I am so glad that we have successfully completed yet another big section in our preparation for the PMP certification. Let us wrap up this section by summarizing what we learnt so far in this section.
Project schedule development is a journey that begins with decomposing the work packages in the WBS to project activities and ends with an approved schedule for performing those activities.
Schedule planning addresses some basic questions: What are the activities that need to be performed to complete the project, who is going to perform these activities, and when?
The Define Activities process is used to decompose the work packages in the WBS into schedule activities.
The resulting activity list is used by the activity sequencing process to generate network diagrams, which display the dependencies among the activities.
The commonly used method to construct network diagrams is the precedence diagramming method (PDM).
The activity list and attributes are also used to determine the resource requirements for the project.
Given the available resource, you can estimate the activity duration i.e., the time it will take to perform the activity.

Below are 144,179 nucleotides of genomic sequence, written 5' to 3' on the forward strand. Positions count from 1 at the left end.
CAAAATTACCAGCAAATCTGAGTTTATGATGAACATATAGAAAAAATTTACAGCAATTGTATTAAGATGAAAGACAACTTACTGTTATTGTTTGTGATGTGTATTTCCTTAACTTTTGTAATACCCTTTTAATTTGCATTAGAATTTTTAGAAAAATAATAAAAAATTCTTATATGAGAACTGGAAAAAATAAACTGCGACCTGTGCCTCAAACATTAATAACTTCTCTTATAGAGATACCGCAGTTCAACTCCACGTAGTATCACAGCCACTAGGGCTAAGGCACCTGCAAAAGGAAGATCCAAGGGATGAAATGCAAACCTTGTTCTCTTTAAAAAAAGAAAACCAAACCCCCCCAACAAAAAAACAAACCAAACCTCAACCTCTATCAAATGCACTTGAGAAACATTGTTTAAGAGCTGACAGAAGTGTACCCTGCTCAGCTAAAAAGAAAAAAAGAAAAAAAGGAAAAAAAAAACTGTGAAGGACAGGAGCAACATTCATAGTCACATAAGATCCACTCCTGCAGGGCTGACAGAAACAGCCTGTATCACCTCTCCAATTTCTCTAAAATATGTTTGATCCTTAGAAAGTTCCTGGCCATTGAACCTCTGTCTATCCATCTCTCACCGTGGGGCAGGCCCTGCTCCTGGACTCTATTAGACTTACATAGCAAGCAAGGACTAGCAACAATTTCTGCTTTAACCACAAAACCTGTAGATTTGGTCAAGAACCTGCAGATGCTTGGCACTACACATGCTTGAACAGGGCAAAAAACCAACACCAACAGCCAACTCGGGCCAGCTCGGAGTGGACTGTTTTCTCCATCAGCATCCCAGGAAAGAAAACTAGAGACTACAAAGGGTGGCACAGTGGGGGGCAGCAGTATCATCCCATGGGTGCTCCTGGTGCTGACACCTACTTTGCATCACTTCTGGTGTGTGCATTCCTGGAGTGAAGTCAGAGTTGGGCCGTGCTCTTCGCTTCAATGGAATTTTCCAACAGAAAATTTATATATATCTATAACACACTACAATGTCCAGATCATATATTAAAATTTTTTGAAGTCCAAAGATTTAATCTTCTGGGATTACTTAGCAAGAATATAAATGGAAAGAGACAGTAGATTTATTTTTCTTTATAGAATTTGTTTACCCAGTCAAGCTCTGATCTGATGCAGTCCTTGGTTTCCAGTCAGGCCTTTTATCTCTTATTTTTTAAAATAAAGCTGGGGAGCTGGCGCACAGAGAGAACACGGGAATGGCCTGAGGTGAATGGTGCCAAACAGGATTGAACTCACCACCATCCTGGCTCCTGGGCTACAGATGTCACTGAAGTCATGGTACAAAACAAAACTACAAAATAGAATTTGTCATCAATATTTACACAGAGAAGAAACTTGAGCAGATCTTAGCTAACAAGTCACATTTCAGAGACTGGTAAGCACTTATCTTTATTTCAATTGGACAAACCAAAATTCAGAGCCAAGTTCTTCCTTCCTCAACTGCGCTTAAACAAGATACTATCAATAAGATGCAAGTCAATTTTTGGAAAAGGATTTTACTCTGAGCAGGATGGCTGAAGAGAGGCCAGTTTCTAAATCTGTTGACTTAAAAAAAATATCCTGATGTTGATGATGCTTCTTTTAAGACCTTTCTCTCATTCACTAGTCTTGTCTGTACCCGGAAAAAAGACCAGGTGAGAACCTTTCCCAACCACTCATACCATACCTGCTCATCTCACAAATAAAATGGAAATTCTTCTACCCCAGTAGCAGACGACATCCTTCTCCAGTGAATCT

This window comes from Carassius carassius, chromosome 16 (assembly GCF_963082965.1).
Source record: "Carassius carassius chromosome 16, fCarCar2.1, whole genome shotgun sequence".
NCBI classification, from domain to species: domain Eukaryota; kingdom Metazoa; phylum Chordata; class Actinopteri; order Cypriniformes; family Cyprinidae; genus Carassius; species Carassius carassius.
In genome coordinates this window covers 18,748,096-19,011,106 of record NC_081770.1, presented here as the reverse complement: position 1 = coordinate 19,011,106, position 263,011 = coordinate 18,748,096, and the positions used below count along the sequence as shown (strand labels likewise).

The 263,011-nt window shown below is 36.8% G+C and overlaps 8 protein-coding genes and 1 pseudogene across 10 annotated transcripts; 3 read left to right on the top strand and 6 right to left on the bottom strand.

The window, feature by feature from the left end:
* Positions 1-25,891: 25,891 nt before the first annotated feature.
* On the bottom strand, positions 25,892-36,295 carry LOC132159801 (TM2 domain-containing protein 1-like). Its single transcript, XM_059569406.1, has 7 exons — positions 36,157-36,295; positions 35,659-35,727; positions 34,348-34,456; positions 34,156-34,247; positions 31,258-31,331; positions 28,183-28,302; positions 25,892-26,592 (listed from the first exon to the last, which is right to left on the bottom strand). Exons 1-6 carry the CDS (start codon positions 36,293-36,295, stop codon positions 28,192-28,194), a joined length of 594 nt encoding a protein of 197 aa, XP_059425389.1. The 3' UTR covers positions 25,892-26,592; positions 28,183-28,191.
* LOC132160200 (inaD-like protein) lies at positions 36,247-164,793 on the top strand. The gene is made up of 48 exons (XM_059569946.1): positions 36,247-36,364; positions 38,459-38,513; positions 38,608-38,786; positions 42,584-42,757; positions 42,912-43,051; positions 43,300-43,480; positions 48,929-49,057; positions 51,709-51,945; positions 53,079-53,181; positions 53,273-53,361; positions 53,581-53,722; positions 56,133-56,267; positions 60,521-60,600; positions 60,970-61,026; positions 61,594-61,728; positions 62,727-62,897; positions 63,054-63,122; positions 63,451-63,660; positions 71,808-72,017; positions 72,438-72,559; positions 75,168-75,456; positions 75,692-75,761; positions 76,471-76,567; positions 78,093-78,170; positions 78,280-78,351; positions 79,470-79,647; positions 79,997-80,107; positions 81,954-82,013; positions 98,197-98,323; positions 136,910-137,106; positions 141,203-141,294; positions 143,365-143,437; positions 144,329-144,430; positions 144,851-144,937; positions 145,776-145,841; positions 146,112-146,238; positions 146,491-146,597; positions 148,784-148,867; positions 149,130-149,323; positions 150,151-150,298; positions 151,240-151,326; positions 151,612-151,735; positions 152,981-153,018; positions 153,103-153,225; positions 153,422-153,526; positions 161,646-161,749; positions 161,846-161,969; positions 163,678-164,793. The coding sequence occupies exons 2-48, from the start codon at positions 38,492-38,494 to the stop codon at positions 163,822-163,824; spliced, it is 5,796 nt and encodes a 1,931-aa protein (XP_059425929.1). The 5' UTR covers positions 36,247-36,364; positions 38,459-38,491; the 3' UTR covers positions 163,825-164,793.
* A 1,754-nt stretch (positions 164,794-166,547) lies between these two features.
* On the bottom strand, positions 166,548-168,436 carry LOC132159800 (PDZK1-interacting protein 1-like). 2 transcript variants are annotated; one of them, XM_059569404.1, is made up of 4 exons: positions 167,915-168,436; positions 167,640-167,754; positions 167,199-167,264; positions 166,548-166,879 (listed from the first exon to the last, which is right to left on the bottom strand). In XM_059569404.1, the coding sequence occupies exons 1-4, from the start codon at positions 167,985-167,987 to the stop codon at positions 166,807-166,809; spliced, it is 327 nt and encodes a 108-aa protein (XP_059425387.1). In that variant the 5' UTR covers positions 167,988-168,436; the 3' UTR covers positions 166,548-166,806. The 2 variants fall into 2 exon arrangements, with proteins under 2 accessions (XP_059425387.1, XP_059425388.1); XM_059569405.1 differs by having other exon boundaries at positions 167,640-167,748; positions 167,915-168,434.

By using various time-management processes discussed in this chapter, you identify schedule activities, arrange them in proper sequence, determine resource requirements for them, and estimate their durations.
All these tasks and accomplishments are a means to an end called the Develop Schedule process.
You typically use the critical path method to develop the project schedule from a network diagram.
After you have a schedule, you can use schedule compression methods, such as fast tracking and crashing, to accommodate hard deadlines.
Schedule development is an iterative process that can continue well into the project execution due to approved changes and risk occurrences.
However, the approved planned project schedule is used as a baseline to track the project progress.
Communication, the lifeline of the project, is a common thread that runs through the whole lifecycle of the project.
Therefore it’s crucial to plan for communication management as early as possible.
The output of the Plan Communication process is the communication management plan that describes the communication needs and expectations of the project and how to meet them.
So, now that you have a project schedule and you have planned communication, are you ready to execute the project? Well, to be honest, the answer is “Not Really”.
You need resources, such as human resources that will do the project work and funding to get the human resources. You need to plan for these resources. This is what we will learn in the next few chapters (After we cover the important terms learnt in this section).
Prev: Planning Project Communication
Next: Important Terms
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Thursday, June 2, 2011
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